I've been asked to take head-and-shoulders portraits of some people against a "green screen" — presumably to make it easier to then paste those shots into another picture.

I've never done this before, so I'm wondering if anyone can offer any advice. This will probably be done indoors, under florescent lighting. I'm planning on using a tripod, and have some reasonably fast lenses available.

Should I use a flash, or use the "natural" light? Would it be better to do it outdoors? (The temperature will probably be in the -10C range (15F).

Is it better to have a shallow depth of field, or a wider one? Should the subject be right up against the background, or out in front of it?

Anything else I should know?

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    Make sure your subject isn't wearing green... seriously though make sure your subject is far enough from the BG so that green light isn't reflected onto your subject... – Matt Grum Jan 29 '11 at 18:58

I use in my studio separate lights for the greenscreen and the subject, the right way to do this is to have a uniformly lit greenscreen and no shadow of the subject on the greenscreen.

You can find more on youtube from the video guys, almost same rules apply to all.

More info:

http://www.5min.com/Video/Avoiding-Green-Screen-Mistakes---Chromakey-72086812 http://www.youtube.com/watch?v=w6brdwY-dvU

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    +1 for uniformly lit background and no shadows of the subject on the greenscreen. – JoséNunoFerreira Jan 29 '11 at 21:40
  • I ended up shooting outdoors on an overcast day, and the pictures seemed to come out well. – chris Apr 21 '11 at 15:04

With a big green background it'll be reflecting the light and potentially messing with the color cast of the light on the subject. You'll definitely want to either set a custom white balance in-camera or use a gray card and set the white-balance in post (be sure to shoot RAW).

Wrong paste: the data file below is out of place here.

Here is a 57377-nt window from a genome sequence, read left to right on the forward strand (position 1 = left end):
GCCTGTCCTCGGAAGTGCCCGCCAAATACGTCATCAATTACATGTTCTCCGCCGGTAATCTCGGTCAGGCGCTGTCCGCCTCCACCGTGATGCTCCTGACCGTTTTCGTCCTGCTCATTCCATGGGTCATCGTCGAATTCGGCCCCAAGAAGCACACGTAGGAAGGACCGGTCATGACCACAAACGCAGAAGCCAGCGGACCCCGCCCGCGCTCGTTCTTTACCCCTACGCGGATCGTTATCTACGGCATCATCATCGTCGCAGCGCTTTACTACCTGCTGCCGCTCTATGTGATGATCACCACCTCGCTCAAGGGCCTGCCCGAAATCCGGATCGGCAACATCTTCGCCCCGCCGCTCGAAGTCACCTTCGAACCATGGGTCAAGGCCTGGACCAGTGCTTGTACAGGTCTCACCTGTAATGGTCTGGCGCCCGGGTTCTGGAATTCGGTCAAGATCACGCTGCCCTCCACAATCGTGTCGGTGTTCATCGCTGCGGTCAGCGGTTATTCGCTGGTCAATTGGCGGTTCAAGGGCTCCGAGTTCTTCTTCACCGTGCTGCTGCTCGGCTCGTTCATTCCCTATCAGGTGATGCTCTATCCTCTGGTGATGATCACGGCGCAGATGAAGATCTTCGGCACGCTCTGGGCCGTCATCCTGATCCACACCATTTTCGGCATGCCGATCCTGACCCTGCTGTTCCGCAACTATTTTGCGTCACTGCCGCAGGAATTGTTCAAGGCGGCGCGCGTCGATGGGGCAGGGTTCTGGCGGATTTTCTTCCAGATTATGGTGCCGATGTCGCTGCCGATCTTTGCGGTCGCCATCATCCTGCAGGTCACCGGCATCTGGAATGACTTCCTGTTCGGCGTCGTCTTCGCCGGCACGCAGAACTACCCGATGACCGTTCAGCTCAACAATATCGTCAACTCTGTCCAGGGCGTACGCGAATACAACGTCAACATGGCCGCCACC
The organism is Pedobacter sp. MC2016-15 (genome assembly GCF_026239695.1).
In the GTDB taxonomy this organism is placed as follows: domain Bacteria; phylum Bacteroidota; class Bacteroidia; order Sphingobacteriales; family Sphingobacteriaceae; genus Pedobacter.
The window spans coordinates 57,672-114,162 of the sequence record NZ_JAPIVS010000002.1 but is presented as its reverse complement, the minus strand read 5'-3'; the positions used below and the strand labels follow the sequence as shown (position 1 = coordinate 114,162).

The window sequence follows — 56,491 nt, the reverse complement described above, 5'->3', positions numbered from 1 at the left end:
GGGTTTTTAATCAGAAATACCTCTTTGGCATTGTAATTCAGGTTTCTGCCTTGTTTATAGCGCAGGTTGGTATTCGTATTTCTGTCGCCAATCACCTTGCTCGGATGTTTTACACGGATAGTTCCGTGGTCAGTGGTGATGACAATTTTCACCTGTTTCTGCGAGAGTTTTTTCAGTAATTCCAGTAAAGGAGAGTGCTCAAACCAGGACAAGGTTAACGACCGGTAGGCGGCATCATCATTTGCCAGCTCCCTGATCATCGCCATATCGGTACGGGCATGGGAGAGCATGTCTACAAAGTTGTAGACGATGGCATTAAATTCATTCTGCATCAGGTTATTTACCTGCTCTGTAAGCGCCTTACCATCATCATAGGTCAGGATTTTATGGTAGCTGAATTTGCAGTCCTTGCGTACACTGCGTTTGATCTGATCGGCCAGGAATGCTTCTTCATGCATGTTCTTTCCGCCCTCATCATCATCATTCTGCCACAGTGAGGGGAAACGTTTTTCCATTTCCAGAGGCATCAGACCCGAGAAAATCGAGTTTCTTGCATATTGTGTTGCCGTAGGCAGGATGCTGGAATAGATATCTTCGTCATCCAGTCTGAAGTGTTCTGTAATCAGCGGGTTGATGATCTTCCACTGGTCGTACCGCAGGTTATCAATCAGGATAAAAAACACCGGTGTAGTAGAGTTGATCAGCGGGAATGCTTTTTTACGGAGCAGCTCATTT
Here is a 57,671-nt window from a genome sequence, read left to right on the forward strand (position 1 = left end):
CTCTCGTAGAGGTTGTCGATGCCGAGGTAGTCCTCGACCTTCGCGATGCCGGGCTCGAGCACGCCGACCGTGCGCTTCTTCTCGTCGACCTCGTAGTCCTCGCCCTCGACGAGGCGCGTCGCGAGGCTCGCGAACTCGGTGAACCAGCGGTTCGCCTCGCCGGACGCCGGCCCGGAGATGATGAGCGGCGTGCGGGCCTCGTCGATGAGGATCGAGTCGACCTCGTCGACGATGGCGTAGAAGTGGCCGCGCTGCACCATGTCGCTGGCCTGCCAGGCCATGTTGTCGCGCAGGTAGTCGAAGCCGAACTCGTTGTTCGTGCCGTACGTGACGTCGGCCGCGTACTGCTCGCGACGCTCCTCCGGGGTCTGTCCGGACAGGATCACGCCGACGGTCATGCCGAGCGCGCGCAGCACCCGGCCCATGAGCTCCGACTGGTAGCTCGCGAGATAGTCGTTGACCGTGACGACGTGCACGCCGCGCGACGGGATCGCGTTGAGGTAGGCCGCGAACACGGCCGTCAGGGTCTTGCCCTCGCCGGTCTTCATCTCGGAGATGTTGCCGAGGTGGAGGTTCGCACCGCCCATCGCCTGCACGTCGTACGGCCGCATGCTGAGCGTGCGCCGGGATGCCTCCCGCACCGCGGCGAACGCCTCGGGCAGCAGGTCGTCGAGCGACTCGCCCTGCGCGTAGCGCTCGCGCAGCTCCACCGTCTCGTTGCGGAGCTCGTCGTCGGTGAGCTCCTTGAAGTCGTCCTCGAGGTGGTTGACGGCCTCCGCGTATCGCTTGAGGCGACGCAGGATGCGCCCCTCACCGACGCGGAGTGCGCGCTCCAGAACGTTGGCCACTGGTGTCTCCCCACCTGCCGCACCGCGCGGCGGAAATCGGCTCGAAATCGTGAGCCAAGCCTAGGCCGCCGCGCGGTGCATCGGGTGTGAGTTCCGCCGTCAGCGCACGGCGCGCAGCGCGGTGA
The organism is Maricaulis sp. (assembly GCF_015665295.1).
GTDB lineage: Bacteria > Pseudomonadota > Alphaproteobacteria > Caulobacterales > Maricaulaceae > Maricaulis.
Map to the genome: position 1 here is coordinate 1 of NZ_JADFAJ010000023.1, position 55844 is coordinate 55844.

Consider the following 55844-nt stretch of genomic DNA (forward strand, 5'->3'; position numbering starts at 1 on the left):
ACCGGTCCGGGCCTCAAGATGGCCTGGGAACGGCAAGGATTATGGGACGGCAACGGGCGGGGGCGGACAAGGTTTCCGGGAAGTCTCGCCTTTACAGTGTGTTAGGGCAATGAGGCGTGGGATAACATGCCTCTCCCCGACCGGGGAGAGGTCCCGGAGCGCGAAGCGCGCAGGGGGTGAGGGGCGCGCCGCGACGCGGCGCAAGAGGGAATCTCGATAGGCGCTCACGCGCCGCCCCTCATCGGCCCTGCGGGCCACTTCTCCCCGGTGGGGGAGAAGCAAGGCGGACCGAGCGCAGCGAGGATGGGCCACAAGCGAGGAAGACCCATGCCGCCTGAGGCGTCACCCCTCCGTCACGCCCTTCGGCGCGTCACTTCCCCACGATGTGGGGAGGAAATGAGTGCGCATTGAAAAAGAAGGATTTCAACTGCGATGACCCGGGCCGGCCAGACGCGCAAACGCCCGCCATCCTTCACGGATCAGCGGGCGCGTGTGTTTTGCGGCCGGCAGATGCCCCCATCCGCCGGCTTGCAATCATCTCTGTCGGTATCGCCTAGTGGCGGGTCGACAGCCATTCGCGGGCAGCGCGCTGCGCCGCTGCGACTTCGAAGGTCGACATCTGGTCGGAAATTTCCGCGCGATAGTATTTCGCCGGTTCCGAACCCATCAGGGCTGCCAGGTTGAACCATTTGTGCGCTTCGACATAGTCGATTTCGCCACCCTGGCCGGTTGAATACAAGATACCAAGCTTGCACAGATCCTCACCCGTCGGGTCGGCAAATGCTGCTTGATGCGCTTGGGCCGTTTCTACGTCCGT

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Well, on the "anything else I should know" front... Make sure your subjects are not wearing green or something close to it. I know this sounds obvious, but you'd be very surprised at how many people miss the obvious there, thus creating the disappearing body part syndrome.

Beyond that, as others have noted, ensuring that the background is evenly lit and that your subject isn't casting a shadow on it are the other big ones.

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  • That would seem to indicate that I should try to avoid using a flash, since that might cast shadows. – chris Jan 29 '11 at 22:54
  • Using "a flash" would be bad because you will throw shadows, and it will probably be pretty unflattering to the subjects. Using multiple flashes to control the light would be better. Using some softboxes to soften the light on the subjects, a flash for separation, and separate ones to light the background evenly, would be best. – Greg Jan 29 '11 at 23:19
  • @chris Off-camera flash is OK if you're careful about where your shadows fall. With on-camera flash, a shadow on your background is almost unavoidable. – Evan Krall Jan 30 '11 at 0:12

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